Core-ten Steel Siding or A606

By March 26, 2010cool stuff, good blogs, products

I have been a big fan of Steel for siding for a while now. It is often hard to convince clients to try it. Someday, I hope to use Core-ten Steel on my own house either in flat panel form or 7/8″ corrugated sheets. Here is a blog of interest: SIPs House It is a process blog about building a very cool small house in Portland, Oregon. The architects are SEED Architecture Studio. Of particular interest to me is the exterior siding. They Used Core-ten steel panels for part of the exterior. Core-ten is a steel that rusts to form a protective coating. It is very low maintenance and very beautiful. Pricing is unknown – they found a very cheap source. Locally, I have been unable to find it very cheap but I should pursue their link for a potential source. Look around and you may see examples of it in your area. There is a railroad bridge near the exit 3 rotary in Brattleboro made with Core-ten that is beautiful (other than the teenager spray paint thing) Here is a link to the SIPs house blog entry on siding. Also check out how they used old barn boards – beautiful!

core-ten siding

SIPs house Portland siding


  • lavrans says:

    Hi, Bob-

    Cor-ten is interesting… That house is a few blocks from my house, and I know the builder; although I haven’t been on the project I pass by it every so often. It reminds me of shipping container architecture :-).

    Interesting house- I need to go ask Kaya about about their window detail (of course… I think finned windows/doors are one of the big weak points in houses, but that’s a different argument… sort of like running siding vertically…).

  • bob says:

    yes windows are a weak point. I think the best option is to treat the siding as a true rain screen which means putting a membrane on the house that becomes the actual weather barrier. Tar paper or tyvek are not adequate. There is a good product for this purpose (I forget the name) You flash and seal the windows to this then the siding floats free. For vertical siding use eldorado battens (google it) which allow horizontal installation without blocking drainage. You still need nailing more than just what the sheathing provides.

  • lavrans says:

    I think you mean to say felt and Tyvek (& like products) are not adequate by themselves 🙂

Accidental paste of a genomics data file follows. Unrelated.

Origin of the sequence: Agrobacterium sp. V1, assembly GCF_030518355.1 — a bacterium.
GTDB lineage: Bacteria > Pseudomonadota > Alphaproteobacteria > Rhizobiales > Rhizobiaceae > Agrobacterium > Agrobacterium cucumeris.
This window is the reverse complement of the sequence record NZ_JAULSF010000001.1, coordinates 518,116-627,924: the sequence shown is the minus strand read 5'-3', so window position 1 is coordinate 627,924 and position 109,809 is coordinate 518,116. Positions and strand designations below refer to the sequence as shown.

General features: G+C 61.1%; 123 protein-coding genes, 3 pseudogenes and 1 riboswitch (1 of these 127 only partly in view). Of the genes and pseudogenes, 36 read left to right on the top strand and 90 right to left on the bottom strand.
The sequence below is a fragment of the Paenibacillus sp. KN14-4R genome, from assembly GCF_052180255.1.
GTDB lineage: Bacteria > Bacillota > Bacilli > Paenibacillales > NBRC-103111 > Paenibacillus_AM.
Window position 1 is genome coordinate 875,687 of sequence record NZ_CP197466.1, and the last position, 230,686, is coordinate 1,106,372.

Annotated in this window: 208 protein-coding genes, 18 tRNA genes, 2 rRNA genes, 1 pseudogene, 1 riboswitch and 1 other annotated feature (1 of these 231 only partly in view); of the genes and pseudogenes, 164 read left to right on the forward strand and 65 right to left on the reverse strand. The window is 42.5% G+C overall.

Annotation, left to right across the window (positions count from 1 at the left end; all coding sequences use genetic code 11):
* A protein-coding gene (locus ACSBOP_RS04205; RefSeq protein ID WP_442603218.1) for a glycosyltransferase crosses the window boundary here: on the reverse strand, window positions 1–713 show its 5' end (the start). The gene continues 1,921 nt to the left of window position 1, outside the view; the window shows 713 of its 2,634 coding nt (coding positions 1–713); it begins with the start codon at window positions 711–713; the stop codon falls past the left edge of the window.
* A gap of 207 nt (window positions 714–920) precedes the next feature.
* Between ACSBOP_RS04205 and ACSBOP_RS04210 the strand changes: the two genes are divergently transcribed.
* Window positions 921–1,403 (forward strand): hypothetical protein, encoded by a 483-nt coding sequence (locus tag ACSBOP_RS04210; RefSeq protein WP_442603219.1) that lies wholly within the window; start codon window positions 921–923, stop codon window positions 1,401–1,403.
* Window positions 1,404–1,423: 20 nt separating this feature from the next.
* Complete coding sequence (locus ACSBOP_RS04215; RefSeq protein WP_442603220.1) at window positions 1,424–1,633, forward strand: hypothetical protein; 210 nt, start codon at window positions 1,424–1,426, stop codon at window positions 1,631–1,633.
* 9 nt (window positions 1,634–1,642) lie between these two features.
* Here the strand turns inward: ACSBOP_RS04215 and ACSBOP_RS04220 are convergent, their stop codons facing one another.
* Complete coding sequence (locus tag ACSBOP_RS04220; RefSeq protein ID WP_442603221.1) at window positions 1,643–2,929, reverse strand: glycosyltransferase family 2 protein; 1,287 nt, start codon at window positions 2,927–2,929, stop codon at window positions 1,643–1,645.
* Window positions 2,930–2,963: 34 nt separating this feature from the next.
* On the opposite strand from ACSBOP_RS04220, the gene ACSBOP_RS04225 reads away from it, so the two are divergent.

I’ve used the eldorado battens, but haven’t seen anything like I’m imagining the product you’re describing. I’d be very interested.

    When planning for vertical siding I add blocking. I haven’t had the chance, but it seems like adding 2×4 horizontal on 2′ centers to the framing before sheathing would be a great way to reduce thermal bridging and provide nailing. There are a couple problem areas, and getting the sheathing assembly to meet expectations wouldn’t be as simple… mostly because it wouldn’t be expected. Still seems like it would be a time/money saver in the long run.

  • bob says:
    found it!
    Hi Lav, I just f.b. friended you back. your name comes up periodically in Rachelle/Jan conversations.
    vertical siding does need blocking and 2 rows per floor is fine. I usually spec. it as 2x on the flat within the wall. More labor but good use of short pieces of leftover 2x. Thermal bridging with double wall construction is less of an issue and with double wall, you basically choose your r value when you do the interior wall. I also like putting a layer of rigid on the exterior to keep the dew point outside of framing and for good and easy air sealing. ( Northeast concerns)

  • lavrans says:

    Sure- I think that’s the wave of the future everywhere N. now- and pulling it through the roof, ala Mr. Lstiburek, et al.

    This seems like a perfect system for cor-ten; I imagine that has a huge potential for condensation.

  • Djarvus says:

    Thanks for this post, this really helped me out a lot. keep up the great work on this blog!

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